We prepared detailed coding instructions and tested them on several coders to ensure we met our internal intercoder reliability standard of 90%.
Specifically, coders were instructed to record the following:
We were provided with a list of strategic messages that Iris desired to communicate to its stakeholders via analyst reports. There could be more than one per report. We also coded for the degree to which messages were communicated.
Each key message was rated for the segment within the report in which it was communicated.
For numerical calculations we used the numbers represented in parentheses. A message could be
in more than one part of the report. The segments were:
Each key message was rated for the integrity of the message after communication within the analyst report. This will be rated for the report, overall, rather than for each instance of the message.
We recorded each line of business that was mentioned in the report, even if briefly. We further coded for the prominence that each topic received in the report.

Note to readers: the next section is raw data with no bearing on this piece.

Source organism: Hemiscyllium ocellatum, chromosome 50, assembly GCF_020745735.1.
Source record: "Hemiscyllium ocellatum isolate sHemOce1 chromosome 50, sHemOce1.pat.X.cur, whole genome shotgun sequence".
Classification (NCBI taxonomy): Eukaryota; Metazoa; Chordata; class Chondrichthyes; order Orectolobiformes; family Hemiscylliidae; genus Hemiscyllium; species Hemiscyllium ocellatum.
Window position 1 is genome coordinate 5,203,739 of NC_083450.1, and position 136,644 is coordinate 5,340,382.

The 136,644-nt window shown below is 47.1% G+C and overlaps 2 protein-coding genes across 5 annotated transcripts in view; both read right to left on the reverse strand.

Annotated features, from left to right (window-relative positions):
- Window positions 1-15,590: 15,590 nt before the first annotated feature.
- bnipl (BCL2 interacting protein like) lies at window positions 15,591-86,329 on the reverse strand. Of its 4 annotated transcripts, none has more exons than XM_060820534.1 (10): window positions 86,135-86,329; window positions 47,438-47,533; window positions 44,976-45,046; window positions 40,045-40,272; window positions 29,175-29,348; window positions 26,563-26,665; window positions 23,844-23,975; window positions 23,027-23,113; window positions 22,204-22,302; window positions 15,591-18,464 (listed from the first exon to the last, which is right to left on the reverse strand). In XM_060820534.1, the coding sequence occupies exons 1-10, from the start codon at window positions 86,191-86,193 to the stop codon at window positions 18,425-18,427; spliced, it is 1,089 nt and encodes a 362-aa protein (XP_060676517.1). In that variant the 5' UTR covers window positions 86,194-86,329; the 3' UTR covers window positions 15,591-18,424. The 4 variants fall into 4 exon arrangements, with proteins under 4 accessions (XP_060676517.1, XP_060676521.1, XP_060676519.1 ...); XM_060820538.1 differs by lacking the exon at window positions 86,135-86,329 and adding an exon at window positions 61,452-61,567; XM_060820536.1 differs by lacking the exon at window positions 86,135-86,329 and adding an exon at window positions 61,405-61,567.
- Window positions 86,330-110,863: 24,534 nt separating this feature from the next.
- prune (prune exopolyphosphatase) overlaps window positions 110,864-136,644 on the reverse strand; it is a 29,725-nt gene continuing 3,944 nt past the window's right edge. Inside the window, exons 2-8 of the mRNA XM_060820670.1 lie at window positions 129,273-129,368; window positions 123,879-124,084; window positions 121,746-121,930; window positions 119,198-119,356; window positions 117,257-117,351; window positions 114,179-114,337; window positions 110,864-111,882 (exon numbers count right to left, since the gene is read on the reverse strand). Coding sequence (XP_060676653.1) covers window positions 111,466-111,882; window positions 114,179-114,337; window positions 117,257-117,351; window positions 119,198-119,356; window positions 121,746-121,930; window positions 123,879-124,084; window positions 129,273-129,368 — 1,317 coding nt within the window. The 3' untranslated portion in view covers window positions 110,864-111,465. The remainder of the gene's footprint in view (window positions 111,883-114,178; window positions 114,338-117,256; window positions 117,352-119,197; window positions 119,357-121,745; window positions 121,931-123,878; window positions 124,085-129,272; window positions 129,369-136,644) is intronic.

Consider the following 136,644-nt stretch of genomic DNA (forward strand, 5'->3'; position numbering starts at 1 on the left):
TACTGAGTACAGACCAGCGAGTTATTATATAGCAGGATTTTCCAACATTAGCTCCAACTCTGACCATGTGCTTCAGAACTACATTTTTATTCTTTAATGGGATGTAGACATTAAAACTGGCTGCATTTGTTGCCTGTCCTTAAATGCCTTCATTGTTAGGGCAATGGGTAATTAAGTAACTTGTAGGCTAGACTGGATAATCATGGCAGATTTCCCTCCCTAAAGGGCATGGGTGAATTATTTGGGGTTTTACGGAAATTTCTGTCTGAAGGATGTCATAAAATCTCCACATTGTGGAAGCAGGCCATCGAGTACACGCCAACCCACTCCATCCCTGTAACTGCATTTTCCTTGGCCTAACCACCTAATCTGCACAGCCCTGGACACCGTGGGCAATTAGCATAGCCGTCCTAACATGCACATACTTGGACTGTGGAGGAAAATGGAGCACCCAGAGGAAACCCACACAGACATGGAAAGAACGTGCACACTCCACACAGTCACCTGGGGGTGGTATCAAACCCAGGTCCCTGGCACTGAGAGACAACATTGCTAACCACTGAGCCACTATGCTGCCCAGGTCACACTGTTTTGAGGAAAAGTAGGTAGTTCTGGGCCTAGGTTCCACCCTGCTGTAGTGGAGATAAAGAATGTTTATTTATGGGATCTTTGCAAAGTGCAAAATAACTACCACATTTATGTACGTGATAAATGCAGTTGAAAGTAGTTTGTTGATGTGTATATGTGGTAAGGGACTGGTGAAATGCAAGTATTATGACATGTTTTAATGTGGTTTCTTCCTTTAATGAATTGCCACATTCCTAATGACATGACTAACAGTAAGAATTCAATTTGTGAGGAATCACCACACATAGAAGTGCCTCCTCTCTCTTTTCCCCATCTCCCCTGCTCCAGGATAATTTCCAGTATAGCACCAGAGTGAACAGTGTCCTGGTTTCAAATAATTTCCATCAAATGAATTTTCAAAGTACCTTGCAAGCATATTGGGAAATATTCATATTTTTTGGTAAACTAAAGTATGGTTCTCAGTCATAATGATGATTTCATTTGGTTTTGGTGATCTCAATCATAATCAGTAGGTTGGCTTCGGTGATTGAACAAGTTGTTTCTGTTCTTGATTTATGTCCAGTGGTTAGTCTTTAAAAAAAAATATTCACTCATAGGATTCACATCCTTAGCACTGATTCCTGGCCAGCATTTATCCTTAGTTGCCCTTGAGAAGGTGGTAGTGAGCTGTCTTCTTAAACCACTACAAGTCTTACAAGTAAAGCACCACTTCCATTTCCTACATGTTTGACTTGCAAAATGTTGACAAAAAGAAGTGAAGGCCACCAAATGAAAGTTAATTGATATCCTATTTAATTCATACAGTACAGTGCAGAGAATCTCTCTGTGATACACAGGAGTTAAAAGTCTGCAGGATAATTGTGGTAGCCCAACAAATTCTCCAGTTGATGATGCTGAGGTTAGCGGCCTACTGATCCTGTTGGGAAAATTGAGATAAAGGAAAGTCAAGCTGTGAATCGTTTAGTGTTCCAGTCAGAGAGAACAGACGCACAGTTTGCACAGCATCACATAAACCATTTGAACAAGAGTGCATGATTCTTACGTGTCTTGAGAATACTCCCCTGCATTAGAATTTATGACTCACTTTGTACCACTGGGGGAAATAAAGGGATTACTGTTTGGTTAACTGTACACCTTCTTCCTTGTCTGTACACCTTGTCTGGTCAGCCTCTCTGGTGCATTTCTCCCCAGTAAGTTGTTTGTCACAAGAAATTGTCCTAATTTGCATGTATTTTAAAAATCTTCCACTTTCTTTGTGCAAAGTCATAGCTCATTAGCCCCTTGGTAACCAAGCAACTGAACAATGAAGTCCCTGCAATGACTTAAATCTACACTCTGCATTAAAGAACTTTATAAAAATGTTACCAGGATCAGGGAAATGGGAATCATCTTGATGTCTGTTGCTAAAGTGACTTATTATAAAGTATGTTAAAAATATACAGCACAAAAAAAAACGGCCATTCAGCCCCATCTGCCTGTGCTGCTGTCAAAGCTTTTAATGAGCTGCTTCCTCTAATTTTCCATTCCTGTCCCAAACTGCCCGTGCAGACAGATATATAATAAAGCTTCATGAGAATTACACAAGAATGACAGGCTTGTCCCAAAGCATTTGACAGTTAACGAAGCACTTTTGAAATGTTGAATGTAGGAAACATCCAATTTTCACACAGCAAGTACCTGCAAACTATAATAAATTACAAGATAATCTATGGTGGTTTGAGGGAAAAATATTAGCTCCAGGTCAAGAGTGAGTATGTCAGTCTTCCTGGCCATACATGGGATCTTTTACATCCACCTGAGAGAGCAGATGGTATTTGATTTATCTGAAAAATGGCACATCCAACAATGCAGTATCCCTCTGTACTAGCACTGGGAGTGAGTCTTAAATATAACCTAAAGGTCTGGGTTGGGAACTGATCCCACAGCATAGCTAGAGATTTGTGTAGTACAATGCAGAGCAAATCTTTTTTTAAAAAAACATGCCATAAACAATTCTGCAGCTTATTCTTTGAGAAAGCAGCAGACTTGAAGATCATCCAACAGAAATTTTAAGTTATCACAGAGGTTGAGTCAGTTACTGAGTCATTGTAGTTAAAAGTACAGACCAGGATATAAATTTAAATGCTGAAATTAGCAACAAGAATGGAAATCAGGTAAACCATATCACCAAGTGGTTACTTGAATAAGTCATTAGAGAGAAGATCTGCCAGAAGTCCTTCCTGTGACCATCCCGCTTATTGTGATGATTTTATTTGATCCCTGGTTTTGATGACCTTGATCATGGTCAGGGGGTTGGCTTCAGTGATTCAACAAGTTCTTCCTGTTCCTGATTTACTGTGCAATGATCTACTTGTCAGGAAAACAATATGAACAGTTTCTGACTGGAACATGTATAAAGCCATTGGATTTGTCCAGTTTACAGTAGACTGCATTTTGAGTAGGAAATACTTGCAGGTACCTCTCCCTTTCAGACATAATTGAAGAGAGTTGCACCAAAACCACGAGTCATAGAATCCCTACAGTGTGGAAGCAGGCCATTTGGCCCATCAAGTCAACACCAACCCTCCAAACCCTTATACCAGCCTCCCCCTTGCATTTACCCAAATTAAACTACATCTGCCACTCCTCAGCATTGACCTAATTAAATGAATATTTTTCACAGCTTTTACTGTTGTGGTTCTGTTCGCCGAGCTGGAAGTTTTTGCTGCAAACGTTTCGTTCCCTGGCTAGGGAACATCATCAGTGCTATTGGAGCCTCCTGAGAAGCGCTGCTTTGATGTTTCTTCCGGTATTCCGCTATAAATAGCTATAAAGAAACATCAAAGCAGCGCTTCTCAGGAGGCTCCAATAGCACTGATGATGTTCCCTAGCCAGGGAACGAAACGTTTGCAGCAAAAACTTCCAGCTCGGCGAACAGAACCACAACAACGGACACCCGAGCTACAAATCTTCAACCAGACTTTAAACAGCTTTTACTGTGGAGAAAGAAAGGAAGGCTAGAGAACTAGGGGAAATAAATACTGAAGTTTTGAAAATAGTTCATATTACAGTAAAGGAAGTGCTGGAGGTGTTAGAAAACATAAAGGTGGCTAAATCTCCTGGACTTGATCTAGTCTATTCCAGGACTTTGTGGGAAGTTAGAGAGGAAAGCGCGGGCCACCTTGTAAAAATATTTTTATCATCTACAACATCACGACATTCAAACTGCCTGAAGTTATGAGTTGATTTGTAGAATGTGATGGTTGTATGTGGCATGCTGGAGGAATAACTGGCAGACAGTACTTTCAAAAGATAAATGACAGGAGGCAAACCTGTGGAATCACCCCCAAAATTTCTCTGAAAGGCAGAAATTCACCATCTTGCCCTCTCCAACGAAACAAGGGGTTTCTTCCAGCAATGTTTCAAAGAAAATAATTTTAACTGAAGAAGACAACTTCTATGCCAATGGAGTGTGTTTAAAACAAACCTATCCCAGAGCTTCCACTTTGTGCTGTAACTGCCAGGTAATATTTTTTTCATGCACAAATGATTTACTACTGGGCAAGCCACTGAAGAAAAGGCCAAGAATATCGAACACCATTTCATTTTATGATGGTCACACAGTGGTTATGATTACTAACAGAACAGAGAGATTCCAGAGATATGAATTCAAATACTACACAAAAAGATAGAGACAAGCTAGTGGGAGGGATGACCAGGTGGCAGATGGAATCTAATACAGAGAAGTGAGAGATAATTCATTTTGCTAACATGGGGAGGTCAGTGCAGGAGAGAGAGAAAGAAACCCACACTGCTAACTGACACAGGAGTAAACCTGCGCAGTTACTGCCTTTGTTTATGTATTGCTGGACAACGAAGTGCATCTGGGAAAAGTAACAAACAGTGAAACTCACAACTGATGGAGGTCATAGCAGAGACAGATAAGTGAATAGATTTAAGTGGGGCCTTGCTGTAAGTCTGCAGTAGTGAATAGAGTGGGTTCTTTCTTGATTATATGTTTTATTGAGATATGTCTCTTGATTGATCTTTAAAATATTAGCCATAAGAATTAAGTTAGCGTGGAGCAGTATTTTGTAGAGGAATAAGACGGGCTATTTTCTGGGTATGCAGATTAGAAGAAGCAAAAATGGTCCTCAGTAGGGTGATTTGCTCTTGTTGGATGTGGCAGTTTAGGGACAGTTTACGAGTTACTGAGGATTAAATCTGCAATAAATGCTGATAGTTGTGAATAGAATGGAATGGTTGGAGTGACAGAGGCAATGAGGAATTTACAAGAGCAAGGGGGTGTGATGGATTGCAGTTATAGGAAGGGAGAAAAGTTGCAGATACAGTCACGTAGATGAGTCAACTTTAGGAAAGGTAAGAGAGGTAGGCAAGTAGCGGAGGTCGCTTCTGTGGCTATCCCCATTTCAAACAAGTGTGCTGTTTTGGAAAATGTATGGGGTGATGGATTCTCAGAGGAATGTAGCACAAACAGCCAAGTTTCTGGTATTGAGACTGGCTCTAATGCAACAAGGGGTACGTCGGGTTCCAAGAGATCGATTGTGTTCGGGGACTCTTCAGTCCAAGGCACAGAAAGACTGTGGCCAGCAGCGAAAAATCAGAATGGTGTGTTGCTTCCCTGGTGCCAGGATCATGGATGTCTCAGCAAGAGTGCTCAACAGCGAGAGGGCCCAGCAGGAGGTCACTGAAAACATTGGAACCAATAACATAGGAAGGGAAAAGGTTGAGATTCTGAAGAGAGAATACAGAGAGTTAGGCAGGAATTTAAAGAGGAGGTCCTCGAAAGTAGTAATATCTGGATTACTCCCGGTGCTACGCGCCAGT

Each Iris Topic was rated for the net evaluation of the topic by the analyst(s). For numerical calculations we used the numbers represented in parentheses.
Competitors mentioned in regard to Iris within a specific technological, market or other industry
battle were also recorded. Specifically the coder recorded whether the competitive battle was:
The analysis then determined which product lines, lines of business, initiatives and messages were most likely to result in a Buy, Hold or Sell recommendation.
ConclusionsPerhaps the biggest learning of the research was how little the competition impacted the recommendations, despite concerns from the client. Since Iris was the market leader, the competition was seldom mentioned in the report, and when it was, the competitive mention had little impact on the overall recommendation.
Key messages and analyst topics had the greatest impact on the resulting recommendations, with Iris-specific topics having little visibility or impact. The visuals in the reports had the least bearing on the results, and in fact after several months they were no longer coded.
This led to a significant redirection in effort away from graphics and visuals, and towards a greater emphasis on ensuring that key messages were being communicated by Iris’s thought leader experts.
554 Contingency Theory of Strategic Conflict Management: Unearthing factors that influence ethical elocution in crisis communication
Abstract Despite the advances made offering a viable perspective in strategic conflict management, the contingency theory has not addressed a prevailing question: How can the theory inform organizations to communicate ethically with its publics, especially during crisis?